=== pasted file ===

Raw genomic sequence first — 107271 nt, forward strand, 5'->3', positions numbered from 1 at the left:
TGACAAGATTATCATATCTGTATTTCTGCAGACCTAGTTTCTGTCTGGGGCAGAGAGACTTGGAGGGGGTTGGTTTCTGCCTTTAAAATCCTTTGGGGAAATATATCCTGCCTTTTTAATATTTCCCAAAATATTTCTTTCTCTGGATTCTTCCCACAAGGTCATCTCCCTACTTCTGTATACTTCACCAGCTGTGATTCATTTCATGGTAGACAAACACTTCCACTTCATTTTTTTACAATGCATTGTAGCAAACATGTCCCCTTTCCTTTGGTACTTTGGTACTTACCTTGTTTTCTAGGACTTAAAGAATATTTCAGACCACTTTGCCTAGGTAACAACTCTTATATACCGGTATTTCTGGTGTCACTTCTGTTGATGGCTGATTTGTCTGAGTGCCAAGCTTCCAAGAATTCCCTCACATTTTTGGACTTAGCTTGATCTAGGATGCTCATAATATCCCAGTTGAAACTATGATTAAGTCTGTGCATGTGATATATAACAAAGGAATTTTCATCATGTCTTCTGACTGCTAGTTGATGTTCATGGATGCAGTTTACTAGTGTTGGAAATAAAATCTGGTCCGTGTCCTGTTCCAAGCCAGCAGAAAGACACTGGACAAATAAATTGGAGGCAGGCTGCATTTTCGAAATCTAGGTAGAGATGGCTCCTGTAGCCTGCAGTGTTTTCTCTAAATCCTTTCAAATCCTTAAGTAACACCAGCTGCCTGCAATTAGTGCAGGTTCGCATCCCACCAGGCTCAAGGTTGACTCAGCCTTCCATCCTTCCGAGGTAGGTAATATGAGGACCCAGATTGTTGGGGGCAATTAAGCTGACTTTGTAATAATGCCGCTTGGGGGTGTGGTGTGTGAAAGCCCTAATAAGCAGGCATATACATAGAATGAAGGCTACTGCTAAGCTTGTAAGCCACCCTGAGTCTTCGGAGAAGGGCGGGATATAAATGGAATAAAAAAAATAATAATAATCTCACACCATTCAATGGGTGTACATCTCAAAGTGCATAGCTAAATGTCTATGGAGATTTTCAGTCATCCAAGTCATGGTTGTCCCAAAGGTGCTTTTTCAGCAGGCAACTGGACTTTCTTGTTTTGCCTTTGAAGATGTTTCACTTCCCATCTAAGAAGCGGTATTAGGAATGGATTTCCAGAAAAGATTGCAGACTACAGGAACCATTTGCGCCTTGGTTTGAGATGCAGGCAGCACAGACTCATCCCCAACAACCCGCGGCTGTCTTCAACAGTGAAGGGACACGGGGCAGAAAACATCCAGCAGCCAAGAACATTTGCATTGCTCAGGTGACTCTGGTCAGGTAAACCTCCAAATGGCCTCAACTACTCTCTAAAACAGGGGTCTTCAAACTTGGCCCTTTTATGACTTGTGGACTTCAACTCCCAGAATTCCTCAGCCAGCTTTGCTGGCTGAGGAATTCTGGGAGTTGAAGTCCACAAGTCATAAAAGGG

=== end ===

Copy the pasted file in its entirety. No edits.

Raw genomic sequence first — 107271 nt, forward strand, 5'->3', positions numbered from 1 at the left:
TGACAAGATTATCATATCTGTATTTCTGCAGACCTAGTTTCTGTCTGGGGCAGAGAGACTTGGAGGGGGTTGGTTTCTGCCTTTAAAATCCTTTGGGGAAATATATCCTGCCTTTTTAATATTTCCCAAAATATTTCTTTCTCTGGATTCTTCCCACAAGGTCATCTCCCTACTTCTGTATACTTCACCAGCTGTGATTCATTTCATGGTAGACAAACACTTCCACTTCATTTTTTTACAATGCATTGTAGCAAACATGTCCCCTTTCCTTTGGTACTTTGGTACTTACCTTGTTTTCTAGGACTTAAAGAATATTTCAGACCACTTTGCCTAGGTAACAACTCTTATATACCGGTATTTCTGGTGTCACTTCTGTTGATGGCTGATTTGTCTGAGTGCCAAGCTTCCAAGAATTCCCTCACATTTTTGGACTTAGCTTGATCTAGGATGCTCATAATATCCCAGTTGAAACTATGATTAAGTCTGTGCATGTGATATATAACAAAGGAATTTTCATCATGTCTTCTGACTGCTAGTTGATGTTCATGGATGCAGTTTACTAGTGTTGGAAATAAAATCTGGTCCGTGTCCTGTTCCAAGCCAGCAGAAAGACACTGGACAAATAAATTGGAGGCAGGCTGCATTTTCGAAATCTAGGTAGAGATGGCTCCTGTAGCCTGCAGTGTTTTCTCTAAATCCTTTCAAATCCTTAAGTAACACCAGCTGCCTGCAATTAGTGCAGGTTCGCATCCCACCAGGCTCAAGGTTGACTCAGCCTTCCATCCTTCCGAGGTAGGTAATATGAGGACCCAGATTGTTGGGGGCAATTAAGCTGACTTTGTAATAATGCCGCTTGGGGGTGTGGTGTGTGAAAGCCCTAATAAGCAGGCATATACATAGAATGAAGGCTACTGCTAAGCTTGTAAGCCACCCTGAGTCTTCGGAGAAGGGCGGGATATAAATGGAATAAAAAAAATAATAATAATCTCACACCATTCAATGGGTGTACATCTCAAAGTGCATAGCTAAATGTCTATGGAGATTTTCAGTCATCCAAGTCATGGTTGTCCCAAAGGTGCTTTTTCAGCAGGCAACTGGACTTTCTTGTTTTGCCTTTGAAGATGTTTCACTTCCCATCTAAGAAGCGGTATTAGGAATGGATTTCCAGAAAAGATTGCAGACTACAGGAACCATTTGCGCCTTGGTTTGAGATGCAGGCAGCACAGACTCATCCCCAACAACCCGCGGCTGTCTTCAACAGTGAAGGGACACGGGGCAGAAAACATCCAGCAGCCAAGAACATTTGCATTGCTCAGGTGACTCTGGTCAGGTAAACCTCCAAATGGCCTCAACTACTCTCTAAAACAGGGGTCTTCAAACTTGGCCCTTTTATGACTTGTGGACTTCAACTCCCAGAATTCCTCAGCCAGCTTTGCTGGCTGAGGAATTCTGGGAGTTGAAGTCCACAAGTCATAAAAGGG